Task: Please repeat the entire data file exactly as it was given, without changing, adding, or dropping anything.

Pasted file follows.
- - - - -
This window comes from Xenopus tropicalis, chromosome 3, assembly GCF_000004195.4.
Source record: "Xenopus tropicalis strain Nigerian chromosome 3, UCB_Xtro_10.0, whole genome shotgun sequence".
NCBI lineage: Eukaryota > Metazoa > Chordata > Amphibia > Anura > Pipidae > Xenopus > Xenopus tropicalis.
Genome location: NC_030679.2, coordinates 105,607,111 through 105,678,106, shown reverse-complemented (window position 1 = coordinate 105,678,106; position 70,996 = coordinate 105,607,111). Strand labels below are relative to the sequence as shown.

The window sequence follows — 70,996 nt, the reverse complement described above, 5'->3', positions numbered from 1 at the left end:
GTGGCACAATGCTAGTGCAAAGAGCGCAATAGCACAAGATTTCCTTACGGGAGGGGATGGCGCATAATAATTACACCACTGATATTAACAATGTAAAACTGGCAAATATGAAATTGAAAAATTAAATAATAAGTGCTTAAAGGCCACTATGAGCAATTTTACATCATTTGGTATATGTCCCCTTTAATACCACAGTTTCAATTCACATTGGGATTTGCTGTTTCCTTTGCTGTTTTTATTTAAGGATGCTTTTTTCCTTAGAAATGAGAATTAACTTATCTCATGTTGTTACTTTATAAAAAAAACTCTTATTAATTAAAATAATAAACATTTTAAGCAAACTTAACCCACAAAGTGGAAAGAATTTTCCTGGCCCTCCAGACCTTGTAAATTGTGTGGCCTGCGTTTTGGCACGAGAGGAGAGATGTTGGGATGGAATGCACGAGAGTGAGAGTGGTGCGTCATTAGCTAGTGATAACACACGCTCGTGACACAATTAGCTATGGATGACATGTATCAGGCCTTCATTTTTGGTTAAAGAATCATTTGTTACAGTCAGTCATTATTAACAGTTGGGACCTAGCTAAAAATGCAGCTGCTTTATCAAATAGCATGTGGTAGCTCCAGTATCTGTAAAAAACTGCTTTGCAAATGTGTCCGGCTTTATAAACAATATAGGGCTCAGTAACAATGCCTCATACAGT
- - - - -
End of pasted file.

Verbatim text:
This window comes from Xenopus tropicalis, chromosome 3, assembly GCF_000004195.4.
Source record: "Xenopus tropicalis strain Nigerian chromosome 3, UCB_Xtro_10.0, whole genome shotgun sequence".
NCBI lineage: Eukaryota > Metazoa > Chordata > Amphibia > Anura > Pipidae > Xenopus > Xenopus tropicalis.
Genome location: NC_030679.2, coordinates 105,607,111 through 105,678,106, shown reverse-complemented (window position 1 = coordinate 105,678,106; position 70,996 = coordinate 105,607,111). Strand labels below are relative to the sequence as shown.

The window sequence follows — 70,996 nt, the reverse complement described above, 5'->3', positions numbered from 1 at the left end:
GTGGCACAATGCTAGTGCAAAGAGCGCAATAGCACAAGATTTCCTTACGGGAGGGGATGGCGCATAATAATTACACCACTGATATTAACAATGTAAAACTGGCAAATATGAAATTGAAAAATTAAATAATAAGTGCTTAAAGGCCACTATGAGCAATTTTACATCATTTGGTATATGTCCCCTTTAATACCACAGTTTCAATTCACATTGGGATTTGCTGTTTCCTTTGCTGTTTTTATTTAAGGATGCTTTTTTCCTTAGAAATGAGAATTAACTTATCTCATGTTGTTACTTTATAAAAAAAACTCTTATTAATTAAAATAATAAACATTTTAAGCAAACTTAACCCACAAAGTGGAAAGAATTTTCCTGGCCCTCCAGACCTTGTAAATTGTGTGGCCTGCGTTTTGGCACGAGAGGAGAGATGTTGGGATGGAATGCACGAGAGTGAGAGTGGTGCGTCATTAGCTAGTGATAACACACGCTCGTGACACAATTAGCTATGGATGACATGTATCAGGCCTTCATTTTTGGTTAAAGAATCATTTGTTACAGTCAGTCATTATTAACAGTTGGGACCTAGCTAAAAATGCAGCTGCTTTATCAAATAGCATGTGGTAGCTCCAGTATCTGTAAAAAACTGCTTTGCAAATGTGTCCGGCTTTATAAACAATATAGGGCTCAGTAACAATGCCTCATACAGT